If you want to select right slurry pump, you have to know the application well.
1.1 Volume/Flow Rate
The volume of slurry to be transported must be reliably determined before defining a slurry pumping application. Without a clear understanding of the volumetric requirement and possible variations of demand, it would be impossible to adequately compute a pumping system solution. For slurry pumping, the flow rate is determined by a correlation between three factors:
a) the solid, SG
b) the tonnage of solids required to be pumped, and
c) the concentration of these solids within the slurry mixture
These three factors need to be determined prior to selecting any slurry pump.
1.2 Pipeline Length
Another prime requisite to be the evaluation of a slurry pump system is the determination of the length of the pipeline to be used in the application. Slurry passing through a pipeline creates friction (or drag), against the pipe walls. The longer the pipeline, the greater the friction force to be overcome by the slurry pump. Prior to any pump selection, it is therefore imperative that the actual length of the pipeline, and details of any bends or other pipe variations be established, as accurately as possible.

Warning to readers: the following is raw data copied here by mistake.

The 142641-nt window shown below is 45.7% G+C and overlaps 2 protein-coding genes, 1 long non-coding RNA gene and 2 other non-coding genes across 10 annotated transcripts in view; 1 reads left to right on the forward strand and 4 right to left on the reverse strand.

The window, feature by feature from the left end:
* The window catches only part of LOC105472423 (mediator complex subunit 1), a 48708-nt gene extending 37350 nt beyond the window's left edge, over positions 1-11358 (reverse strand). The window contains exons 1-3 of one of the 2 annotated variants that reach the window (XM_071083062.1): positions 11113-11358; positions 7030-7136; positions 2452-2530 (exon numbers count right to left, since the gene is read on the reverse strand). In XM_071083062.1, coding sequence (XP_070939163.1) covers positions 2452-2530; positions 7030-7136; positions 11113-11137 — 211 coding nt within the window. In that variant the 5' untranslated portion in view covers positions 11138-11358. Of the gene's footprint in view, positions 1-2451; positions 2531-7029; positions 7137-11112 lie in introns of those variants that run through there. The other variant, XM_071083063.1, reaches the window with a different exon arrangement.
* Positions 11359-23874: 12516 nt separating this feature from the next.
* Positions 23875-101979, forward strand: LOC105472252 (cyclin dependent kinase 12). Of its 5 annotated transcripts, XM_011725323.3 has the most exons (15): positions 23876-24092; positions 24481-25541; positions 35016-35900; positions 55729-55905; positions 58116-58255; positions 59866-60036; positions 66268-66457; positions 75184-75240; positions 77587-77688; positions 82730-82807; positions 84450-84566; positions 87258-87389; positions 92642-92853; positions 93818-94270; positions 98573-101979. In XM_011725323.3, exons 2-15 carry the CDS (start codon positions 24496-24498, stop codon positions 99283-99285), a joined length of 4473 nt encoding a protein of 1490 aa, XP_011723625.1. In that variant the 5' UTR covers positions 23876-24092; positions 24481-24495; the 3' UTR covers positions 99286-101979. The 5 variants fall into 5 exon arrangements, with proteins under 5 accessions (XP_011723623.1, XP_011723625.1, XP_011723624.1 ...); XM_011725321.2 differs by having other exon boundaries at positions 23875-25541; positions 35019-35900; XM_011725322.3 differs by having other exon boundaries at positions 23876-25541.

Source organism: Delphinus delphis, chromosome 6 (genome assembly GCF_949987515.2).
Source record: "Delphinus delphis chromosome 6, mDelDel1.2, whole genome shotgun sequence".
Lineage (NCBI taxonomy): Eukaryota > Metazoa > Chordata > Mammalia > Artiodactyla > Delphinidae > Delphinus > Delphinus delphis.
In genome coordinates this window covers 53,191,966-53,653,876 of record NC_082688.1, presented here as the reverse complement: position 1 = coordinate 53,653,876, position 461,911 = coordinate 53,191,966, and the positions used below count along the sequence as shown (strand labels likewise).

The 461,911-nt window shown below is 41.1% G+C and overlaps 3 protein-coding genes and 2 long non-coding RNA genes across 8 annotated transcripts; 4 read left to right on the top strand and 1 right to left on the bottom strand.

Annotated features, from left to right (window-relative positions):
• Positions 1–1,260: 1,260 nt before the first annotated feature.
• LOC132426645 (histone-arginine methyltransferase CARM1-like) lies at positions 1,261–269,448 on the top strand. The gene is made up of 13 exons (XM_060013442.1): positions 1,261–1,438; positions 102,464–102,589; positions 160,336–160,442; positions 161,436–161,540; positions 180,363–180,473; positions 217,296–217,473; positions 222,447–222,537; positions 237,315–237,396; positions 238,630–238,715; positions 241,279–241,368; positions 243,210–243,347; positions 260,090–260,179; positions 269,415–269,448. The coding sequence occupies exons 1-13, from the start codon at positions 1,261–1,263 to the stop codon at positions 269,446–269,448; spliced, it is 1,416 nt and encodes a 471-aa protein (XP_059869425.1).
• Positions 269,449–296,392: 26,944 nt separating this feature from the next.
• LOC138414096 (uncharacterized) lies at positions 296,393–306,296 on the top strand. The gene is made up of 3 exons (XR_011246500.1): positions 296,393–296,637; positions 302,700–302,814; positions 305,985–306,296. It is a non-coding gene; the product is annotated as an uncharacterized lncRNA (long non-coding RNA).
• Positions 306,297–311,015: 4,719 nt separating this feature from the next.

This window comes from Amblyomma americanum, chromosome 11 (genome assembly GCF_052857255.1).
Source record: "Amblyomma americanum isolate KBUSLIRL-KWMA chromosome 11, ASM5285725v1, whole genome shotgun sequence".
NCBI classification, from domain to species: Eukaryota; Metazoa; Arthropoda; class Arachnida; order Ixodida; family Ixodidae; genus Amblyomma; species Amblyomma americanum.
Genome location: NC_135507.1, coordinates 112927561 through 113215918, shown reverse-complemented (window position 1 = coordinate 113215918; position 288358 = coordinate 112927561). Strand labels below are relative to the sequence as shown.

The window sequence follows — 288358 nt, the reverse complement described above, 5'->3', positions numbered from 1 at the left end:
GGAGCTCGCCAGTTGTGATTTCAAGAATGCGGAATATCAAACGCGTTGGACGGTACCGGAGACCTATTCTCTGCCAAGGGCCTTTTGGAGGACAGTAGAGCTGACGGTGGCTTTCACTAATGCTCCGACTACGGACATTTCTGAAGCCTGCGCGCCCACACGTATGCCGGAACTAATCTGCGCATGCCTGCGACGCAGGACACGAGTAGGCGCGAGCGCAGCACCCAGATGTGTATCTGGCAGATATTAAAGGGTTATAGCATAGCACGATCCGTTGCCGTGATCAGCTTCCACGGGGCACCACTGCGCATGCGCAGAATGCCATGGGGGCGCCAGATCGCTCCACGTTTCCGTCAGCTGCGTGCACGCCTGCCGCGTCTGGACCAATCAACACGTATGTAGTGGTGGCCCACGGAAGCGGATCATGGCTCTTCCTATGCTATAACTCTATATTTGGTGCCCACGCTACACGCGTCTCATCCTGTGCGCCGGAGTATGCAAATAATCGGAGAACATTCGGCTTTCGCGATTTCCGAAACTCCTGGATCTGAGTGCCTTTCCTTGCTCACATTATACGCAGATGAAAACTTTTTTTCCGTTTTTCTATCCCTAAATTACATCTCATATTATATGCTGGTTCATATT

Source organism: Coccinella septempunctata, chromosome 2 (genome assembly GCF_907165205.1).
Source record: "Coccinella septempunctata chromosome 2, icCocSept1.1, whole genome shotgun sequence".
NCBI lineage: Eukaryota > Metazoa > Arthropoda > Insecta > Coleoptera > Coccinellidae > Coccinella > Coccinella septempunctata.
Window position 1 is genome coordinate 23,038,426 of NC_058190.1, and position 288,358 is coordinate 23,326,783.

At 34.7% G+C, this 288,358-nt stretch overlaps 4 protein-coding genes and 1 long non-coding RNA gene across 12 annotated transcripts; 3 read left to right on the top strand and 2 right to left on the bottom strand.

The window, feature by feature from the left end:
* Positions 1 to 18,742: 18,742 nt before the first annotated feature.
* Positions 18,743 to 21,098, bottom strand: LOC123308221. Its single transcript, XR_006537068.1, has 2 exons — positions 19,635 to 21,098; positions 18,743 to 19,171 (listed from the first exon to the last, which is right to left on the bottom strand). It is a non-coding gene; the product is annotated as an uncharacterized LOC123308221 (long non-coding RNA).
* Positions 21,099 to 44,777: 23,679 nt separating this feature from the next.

1.3 Static Head Required
The actual vertical length height (static head) over which the slurry is to be lifted must also be accurately determined prior to selecting a pump. This is relatively easy in plant situations, where the vertical heights involved can be measured or obtained from drawings. In the case of overland pipelines, surveying data is often required to obtain this vital information. Variations in the vertical height (normally measured from liquid level on the intake side of the pump to the discharge point) can have a major impact on the output of any centrifugal pump. It is therefore important that this vertical height (static head) is determined within reasonable accuracy (0.5m) prior to pump selection.